St. Vincent featured on Swide after the release of her second LP in 2009. During the Italian leg of her tour, Swide's Ben Taylor caught up with her to discuss image, her feminine side, identity and… oh, drinking Champagne on the set of Gossip Girl…
St. Vincent, the moniker of American singer/songer wiriter Annie Clark, has an ethereal presence and can be mistaken for appearing to be fragile. This assumption was quickly swept aside when Swide got talking to the musician, whose style has been stamped with the title of art rock, baroque pop and indie pop. With these titles not fazing her, Annie discusses finding her dramatic side, aggression and champagne.
I want to start off with your style, I’ve seen it develop over the years and at the moment it seems very porcelain like, almost fragile. What’s the importance of the image that you project as St. Vincent?
Umm, well it’s music and it’s being a performer and, in some cases, image is everything but I don’t think that it is in my case. I am more of a musician, more of a nerd. Lately I’ve been playing up to the more feminine aspects of my demeanour, you know, growing out my hair and, makeup wise, doing things a little more dramatic, onstage wearing things that more architectural and structured.
St. Vincent by Tina Tyrell
Where has that element of dramatisation come from?
I think that there is a dichotomy in my music, sort of like the lightness and the darkness and also because I am actually a very feminine person and very feminine looking but I also have this other side that is, like, fucking angry. You know, visceral and a little off kilter, so I think it’s actually nice to play with that; to appear feminine but to actually be aggressive at times.
The aggression that you’re talking about is very much evident in your videos for Cruel and Cheerleader. You commented on these yourself saying that you are ‘perfectly presented, physically, your skin etc but at the same time you’re very distant from the being’. What’s going on there? We’ve seen you either deconstructing yourself or being putt in a hole by your loving family…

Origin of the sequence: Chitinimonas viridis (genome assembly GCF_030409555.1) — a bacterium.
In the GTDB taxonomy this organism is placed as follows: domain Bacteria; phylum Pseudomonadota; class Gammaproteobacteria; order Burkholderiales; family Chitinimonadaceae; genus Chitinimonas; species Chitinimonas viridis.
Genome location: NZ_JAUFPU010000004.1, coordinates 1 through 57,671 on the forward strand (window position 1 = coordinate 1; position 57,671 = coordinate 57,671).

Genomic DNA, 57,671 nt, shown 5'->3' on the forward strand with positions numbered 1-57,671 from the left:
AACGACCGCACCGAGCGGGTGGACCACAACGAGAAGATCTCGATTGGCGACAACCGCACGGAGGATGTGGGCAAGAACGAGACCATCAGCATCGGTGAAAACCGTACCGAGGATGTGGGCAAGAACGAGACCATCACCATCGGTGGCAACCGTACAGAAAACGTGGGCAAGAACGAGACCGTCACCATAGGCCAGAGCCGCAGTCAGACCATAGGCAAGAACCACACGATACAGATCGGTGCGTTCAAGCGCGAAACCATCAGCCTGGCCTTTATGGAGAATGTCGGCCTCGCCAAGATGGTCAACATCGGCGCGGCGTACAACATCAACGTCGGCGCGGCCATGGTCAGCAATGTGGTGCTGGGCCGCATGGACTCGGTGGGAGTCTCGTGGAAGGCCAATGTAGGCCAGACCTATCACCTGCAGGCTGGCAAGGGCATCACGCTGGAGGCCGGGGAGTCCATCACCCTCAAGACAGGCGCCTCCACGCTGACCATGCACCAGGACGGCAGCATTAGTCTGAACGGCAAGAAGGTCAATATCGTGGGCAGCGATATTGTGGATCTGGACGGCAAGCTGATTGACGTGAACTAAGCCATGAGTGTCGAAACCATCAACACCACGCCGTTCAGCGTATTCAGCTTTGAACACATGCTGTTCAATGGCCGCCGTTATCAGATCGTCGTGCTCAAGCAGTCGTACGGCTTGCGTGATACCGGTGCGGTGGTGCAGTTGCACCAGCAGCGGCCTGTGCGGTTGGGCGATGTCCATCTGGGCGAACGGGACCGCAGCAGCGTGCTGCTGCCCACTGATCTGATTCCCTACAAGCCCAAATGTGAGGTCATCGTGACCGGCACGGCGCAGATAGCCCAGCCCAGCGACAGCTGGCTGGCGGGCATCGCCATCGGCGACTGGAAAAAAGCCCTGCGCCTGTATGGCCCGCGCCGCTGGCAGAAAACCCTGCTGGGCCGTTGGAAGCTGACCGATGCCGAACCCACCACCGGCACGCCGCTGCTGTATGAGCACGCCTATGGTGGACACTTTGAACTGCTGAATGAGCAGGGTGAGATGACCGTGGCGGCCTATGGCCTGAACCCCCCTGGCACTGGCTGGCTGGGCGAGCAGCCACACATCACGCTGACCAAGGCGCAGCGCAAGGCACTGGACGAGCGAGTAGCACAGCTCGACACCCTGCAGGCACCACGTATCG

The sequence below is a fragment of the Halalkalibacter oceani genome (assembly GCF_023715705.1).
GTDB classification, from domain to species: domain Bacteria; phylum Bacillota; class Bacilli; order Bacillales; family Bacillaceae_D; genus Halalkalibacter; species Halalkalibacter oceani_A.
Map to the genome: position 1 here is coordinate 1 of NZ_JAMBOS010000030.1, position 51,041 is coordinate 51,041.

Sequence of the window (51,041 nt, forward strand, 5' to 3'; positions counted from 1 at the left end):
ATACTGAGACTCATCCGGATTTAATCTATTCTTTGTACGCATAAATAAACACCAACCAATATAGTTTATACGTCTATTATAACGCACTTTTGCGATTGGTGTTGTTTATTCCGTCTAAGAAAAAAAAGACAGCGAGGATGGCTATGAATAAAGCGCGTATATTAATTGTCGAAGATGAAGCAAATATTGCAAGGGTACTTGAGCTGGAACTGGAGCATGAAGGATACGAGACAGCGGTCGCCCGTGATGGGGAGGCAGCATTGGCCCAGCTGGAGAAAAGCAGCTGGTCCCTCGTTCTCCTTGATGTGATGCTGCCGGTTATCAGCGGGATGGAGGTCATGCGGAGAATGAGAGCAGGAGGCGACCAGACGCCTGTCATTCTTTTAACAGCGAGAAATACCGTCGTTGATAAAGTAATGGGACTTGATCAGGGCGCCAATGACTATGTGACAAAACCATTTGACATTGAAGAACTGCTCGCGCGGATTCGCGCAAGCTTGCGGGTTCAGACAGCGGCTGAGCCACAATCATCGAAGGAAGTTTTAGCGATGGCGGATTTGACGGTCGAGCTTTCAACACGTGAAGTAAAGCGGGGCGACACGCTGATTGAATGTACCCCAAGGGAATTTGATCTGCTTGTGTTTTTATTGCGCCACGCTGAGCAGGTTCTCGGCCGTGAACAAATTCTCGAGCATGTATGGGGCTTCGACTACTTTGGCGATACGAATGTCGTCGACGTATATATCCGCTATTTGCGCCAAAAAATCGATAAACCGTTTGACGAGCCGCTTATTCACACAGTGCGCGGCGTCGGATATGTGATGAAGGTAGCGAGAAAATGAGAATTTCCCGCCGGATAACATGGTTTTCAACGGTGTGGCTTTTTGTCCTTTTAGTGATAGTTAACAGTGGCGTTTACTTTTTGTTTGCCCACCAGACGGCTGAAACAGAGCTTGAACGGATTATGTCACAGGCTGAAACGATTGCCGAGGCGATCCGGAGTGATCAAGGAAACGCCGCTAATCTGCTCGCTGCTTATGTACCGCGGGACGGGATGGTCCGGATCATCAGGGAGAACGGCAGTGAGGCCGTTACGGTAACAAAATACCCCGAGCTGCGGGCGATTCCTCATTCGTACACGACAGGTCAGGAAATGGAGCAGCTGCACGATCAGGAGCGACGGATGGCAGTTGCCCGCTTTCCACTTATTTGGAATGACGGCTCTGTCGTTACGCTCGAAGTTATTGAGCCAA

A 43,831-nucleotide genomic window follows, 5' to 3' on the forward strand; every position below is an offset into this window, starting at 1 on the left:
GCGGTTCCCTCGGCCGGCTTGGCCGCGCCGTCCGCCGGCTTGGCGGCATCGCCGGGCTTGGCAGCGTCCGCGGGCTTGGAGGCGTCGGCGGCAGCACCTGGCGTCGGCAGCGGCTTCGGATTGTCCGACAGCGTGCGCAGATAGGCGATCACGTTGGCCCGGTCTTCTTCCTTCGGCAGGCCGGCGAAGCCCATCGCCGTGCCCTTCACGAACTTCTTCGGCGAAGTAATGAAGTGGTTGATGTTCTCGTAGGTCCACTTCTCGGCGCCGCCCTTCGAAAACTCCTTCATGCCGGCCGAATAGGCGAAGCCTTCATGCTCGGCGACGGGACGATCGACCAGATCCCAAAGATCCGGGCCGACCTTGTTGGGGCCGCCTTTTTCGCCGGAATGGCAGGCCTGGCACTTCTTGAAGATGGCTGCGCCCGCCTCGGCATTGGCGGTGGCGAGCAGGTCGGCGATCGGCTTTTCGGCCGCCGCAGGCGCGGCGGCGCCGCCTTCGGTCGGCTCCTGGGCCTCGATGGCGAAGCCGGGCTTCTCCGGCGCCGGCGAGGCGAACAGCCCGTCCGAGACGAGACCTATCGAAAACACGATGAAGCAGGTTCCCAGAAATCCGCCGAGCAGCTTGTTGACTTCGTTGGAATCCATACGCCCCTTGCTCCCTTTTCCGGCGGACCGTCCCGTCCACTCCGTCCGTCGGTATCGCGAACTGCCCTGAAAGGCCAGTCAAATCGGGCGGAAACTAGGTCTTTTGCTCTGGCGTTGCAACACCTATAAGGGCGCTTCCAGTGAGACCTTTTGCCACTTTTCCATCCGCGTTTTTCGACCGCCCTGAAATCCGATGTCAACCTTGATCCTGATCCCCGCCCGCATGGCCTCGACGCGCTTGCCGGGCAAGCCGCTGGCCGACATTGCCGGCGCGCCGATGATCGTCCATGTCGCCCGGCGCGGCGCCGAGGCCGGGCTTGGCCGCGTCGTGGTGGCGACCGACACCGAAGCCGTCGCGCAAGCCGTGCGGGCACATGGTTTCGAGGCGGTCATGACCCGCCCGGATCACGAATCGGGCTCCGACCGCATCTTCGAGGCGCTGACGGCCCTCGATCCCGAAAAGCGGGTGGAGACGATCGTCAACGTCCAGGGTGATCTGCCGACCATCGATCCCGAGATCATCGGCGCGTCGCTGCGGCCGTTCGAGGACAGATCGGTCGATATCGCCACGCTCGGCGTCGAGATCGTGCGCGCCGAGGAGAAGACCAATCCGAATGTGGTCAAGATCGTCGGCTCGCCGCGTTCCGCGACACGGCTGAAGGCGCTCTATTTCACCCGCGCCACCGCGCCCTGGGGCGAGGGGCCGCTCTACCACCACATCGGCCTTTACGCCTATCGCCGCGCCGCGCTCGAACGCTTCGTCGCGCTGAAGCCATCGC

Yes, they’re putting me in a hole and burying me alive. I think identity is a complicated subject in general and I often feel that way in the modern world where so much of communication is distant and through a screen (she says as my phone starts lighting up) but strangely very disconnected and I think in a lot of ways that can translate into feeling disconnected from your own body. I feel that way, too, and especially being a woman and, like in fashion and beauty, it’s a weird way in which women are very aware of being seen and HOW they are seen. So, to even acknowledge that and saying that ‘I’m aware I’m being seen’ is empowering.
Talking about this, you then worked on Gossip Girl…. How did that come about?
(laughing) Yes, you’re right.
And the fact you used ‘Cruel’ for the Valentines episode!
I was so surprised when they said, ‘oh we want you to come on the show’, to be fair Kim Gordon and Thurston Moore (Sonic Youth), when they played on Gossip Girl, they paved the way for people to feature on the show. But, it was one of those things that was very flattering and strange to be asked. It was the Valentine’s Day episode and the extras playing the waiters were walking around with glasses of prosecco, which I quickly realised were fact and so we thought ‘ok’ and ordered a couple of bottles of Champagne to accompany us during the shoot.
St. Vincent by Tina Tyrell
You’re currently on tour. What does the tour allow you to do that is different form day-to-day life?
Well, about 36hours ago I was in a Turkish Bath, so that was fun. Besides the obvious of seeing the world and hanging out with a nice group of people… at this point, I am very aware of when I take a break from performing because it is such a release, when I perform, and I can feel the pent up emotions building up if I’m not. I mean, the record came out in September and we’ve mostly been on tour since and we just took a three-week break but I was very aware that I wasn’t able to vent my emotions in the same way.
How has your fanbase changed?
I think we’ve gotten to know each other a bit better and there are more of them now, which is good, but there is also more of a connection. They know me better and I know them better. Sometimes, I’m impervious to their needs as an audience. For example, this record I didn’t go in the studio thinking to make it more pop or accessible and here’s the music that I need to make at this time and my fanbase respects that. Because, if you get into a situation where your doing something that you’re not fully invested in, just to get it on the radio, you have to remember that you are going to be touring it for a year. If you don’t believe in it, that is honestly more soul crushing.
Whilst on tour, do you ever feel like you lose connection with your music?
I think it gets deeper, and I think that because it’s out in the world and in other people’s lives it has more weight than just this little thing that I made and no one had heard. It has more little tangential affects in the world.
St. Vincent's album 'Strange Mercy' is available now on 4AD
Check out Swide's take on St. Vincent's 'Cruel' Video by clicking the image below
Credits - all photographs by Tina Tyrell
Interviewed and written by Ben Taylor